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Finding Your Fit in the Civilian World

By Elizabeth and Katherine Hirsh,
authors of Building Your Career Transition Strategy


Any time you make a career change, you may find it difficult to explain how the knowledge, skills, and abilities you acquired in your previous role(s) apply to a new job or field. This can be particularly challenging when you are moving from the military to a career in the civilian world.

Even though your role in the service may be comparable to a job in business, you may struggle to describe how your military skills will transfer. Terms and titles are often dissimilar even if capabilities are much alike.

How can taking CareerPlanner's free Personality Test or the Official Myers-Briggs Type Indicator (MBTI®) help? Personality type offers service members a language in which to frame their approach to work and describe what sorts of environments bring out their best. You can search type descriptions and other materials on personality preferences to uncover key words and phrases that will help you paint a picture of the value you would bring to an organization, customer, or project.

For example, if you have a preference for Judging, let others know that you can contribute your best when you are able to devise routines, plan milestones and goals, and provide organization and structure. Explain that you value schedules, order, and decisiveness at work.

If, on the other hand, you have a preference for Perceiving, let others know that you can contribute your best when you are able to respond to new information, flex to meet changing demands, and handle unexpected opportunities as they arise. Explain that you value freedom, adaptability, and openness at work.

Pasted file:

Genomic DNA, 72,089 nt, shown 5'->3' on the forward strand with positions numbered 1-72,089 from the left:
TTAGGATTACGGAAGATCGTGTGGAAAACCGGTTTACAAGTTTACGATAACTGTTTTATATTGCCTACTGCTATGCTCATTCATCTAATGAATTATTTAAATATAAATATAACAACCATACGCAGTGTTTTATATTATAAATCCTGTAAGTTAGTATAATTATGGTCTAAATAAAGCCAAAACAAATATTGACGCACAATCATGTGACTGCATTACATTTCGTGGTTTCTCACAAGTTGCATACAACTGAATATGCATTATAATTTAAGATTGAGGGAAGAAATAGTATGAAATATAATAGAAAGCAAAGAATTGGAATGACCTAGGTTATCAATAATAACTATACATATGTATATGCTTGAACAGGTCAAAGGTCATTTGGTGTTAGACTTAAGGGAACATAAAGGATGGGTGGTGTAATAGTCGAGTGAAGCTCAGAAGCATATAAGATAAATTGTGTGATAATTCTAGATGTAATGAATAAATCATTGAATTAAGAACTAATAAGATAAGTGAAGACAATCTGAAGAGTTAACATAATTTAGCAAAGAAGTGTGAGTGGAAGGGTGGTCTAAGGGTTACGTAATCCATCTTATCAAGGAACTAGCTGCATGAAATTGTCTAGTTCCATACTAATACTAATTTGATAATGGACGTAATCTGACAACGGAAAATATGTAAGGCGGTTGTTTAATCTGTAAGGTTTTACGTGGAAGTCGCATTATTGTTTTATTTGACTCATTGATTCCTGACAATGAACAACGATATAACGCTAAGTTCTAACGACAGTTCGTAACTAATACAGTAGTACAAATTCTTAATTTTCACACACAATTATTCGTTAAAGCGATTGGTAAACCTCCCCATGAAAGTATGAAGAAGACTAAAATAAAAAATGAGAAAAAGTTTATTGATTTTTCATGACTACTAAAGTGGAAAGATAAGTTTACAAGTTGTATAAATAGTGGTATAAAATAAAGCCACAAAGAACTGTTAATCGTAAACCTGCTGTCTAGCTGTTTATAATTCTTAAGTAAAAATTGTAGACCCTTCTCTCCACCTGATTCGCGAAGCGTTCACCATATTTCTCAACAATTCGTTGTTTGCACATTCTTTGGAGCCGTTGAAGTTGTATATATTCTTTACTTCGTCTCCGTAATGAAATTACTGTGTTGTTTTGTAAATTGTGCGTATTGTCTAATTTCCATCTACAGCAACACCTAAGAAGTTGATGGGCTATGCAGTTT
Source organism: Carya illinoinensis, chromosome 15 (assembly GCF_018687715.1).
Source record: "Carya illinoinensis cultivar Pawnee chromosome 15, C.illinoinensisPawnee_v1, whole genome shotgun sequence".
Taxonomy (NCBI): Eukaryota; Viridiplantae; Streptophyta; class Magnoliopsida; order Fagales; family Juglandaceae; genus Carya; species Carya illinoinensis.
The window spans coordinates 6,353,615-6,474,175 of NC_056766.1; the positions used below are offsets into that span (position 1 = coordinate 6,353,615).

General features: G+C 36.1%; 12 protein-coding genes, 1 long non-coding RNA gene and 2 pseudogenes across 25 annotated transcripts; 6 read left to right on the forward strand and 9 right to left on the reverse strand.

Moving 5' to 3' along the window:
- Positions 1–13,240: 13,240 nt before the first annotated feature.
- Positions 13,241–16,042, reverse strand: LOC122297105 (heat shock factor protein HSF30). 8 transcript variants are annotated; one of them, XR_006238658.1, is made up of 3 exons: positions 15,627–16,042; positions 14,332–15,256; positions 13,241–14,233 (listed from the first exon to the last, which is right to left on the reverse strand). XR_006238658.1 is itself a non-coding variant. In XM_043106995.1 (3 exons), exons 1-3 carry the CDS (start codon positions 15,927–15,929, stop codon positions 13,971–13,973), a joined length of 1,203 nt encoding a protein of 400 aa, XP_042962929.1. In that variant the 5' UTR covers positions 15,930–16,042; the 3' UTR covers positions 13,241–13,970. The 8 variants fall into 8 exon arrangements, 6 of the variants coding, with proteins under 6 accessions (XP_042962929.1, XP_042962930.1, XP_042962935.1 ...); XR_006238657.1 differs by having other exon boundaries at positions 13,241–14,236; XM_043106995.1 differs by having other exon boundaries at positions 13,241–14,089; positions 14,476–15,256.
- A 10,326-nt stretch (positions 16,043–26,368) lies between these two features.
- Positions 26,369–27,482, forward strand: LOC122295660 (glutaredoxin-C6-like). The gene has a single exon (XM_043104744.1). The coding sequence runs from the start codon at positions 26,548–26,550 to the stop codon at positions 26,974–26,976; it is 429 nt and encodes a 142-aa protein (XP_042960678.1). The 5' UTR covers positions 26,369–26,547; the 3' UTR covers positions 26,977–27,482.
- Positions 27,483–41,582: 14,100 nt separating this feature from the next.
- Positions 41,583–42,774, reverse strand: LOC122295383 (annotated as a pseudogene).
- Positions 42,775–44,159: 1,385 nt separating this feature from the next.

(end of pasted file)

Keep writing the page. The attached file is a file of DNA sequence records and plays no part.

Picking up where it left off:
Describing who you are and the special talents you offer can be tricky. Knowing about your personality type provides a language to help bridge the gap between service and civilian life. Realizing that what you can contribute flows from your personal style can also help you overcome the service person's natural tendency toward modesty and understatement. Remember, you are not bragging; you are simply helping potential employers determine fit by describing your style.

You can learn more on the topic of personality type and reintegration from Building Your Career Transition Strategy: A Framework for Managing the Reintegration Process. This guidebook is intended for anyone facing the career and life transitions required by reintegration.

Elizabeth and Katherine Hirsh are experts with more than twenty-five year's experience in the application of personality type. You can contact them at


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